Blog: Impact practice in a world of competing priorities

By Aongus O’Keeffe is Programme Leader at Inspiring Impact Northern Ireland 

We all know it yet we all struggle to do it. Making an impact and improving the lives of people is the ultimate reason all charities, social enterprises and the funders who support them, exist. Yet our day to day energy gets sucked into other arguably less significant tasks. So why do we spend so little time focused on impact and  much of it submerged in tasks which will not help us determine what difference we are making?

I don’t think there’s a simple answer and like all the social problems that our sector is trying to address the reality is very complex. But ultimately, the complex layers of culture within our organisations are what determine where our time and energy is invested. This culture is not something that is easily shifted or changed – it requires significant leadership at a variety of levels as well as: time, resources, skills, understanding and a good sprinkle of confidence. In a nutshell it requires leadership for impact.

Leadership for impact, in the first instance is about seeing the value and importance of putting impact at the core of everything an organisation does. It is about helping to develop a culture that values learning and improving over everything else. It is about acknowledging the important role that funders have to play while not being distracted from your purpose by the pressures of their funding requirements. It’s about never losing sight of the bigger picture and making sure all your work  is feeding that purpose.

Inspiring Impact came into being for this very purpose and developed a programme of freely available supportive resources to help organisations and funders build a culture of impact. It  supports the sector and its funders to ensure impact isn’t just an add-on or an afterthought – rather it becomes built into their DNA from the outset. This is called Good Impact Practice and comes in the context of a proliferation of impact measurement tools in all shapes and guises and a world where ‘solution peddlers’ have evolved sophisticated strategies of convincing unsuspecting charities and influencers to invest in their “silver bullet”.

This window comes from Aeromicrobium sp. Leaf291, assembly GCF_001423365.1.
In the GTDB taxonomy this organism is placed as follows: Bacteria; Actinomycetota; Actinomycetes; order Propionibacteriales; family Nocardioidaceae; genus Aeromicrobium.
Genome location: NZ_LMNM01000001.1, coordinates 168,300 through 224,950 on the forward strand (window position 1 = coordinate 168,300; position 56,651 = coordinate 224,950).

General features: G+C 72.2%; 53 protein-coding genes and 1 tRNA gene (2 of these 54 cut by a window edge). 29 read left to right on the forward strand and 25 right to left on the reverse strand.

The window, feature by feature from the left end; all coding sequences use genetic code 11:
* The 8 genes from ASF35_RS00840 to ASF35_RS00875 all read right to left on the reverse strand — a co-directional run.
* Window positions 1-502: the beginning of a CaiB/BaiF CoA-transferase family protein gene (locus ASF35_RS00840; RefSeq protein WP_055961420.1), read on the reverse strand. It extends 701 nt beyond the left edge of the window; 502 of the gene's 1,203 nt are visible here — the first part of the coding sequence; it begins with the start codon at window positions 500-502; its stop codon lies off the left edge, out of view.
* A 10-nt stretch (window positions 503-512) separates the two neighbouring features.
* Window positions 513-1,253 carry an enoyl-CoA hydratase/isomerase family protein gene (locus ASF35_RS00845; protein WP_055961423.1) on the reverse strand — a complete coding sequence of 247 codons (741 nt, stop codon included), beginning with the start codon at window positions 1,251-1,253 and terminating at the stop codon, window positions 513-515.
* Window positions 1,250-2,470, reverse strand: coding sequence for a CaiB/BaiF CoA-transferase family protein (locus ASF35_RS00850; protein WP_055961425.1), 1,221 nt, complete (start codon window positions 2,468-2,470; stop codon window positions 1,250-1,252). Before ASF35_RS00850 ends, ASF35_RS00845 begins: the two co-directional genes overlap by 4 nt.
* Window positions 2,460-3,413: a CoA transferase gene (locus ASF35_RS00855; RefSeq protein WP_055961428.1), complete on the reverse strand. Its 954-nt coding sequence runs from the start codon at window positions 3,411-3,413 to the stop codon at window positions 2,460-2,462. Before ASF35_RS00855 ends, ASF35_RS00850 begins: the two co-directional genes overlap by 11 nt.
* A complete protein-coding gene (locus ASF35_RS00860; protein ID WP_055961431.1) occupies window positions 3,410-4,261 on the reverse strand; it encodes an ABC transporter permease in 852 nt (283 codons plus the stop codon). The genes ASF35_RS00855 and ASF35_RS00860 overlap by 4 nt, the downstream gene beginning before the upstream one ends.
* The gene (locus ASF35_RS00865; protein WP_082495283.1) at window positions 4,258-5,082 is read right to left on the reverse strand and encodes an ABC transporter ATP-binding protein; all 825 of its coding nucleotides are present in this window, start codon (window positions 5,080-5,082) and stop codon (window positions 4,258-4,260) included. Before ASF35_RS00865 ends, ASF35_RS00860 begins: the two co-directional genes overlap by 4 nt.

The reality is there are no such “silver bullets” and it’s not all about ‘measurement’ or the latest, in vogue, all dancing methodology – it’s about good leadership laying solid foundations, and applying core principles and practice that inform all of your work. Only then will you have a solid footing and basis for identifying the measurement methodology that will best meet your needs.

The importance of good governance has been reinforced through charity sector scandals in recent years but good impact practice must be given equal weighting if the sector is to re-establish its reputation and public trust.

So, in summary, don’t fall into the impact measurement marketing trap, become a leader for impact and make impact practice your priority.  Get started on your Impact Journey today.

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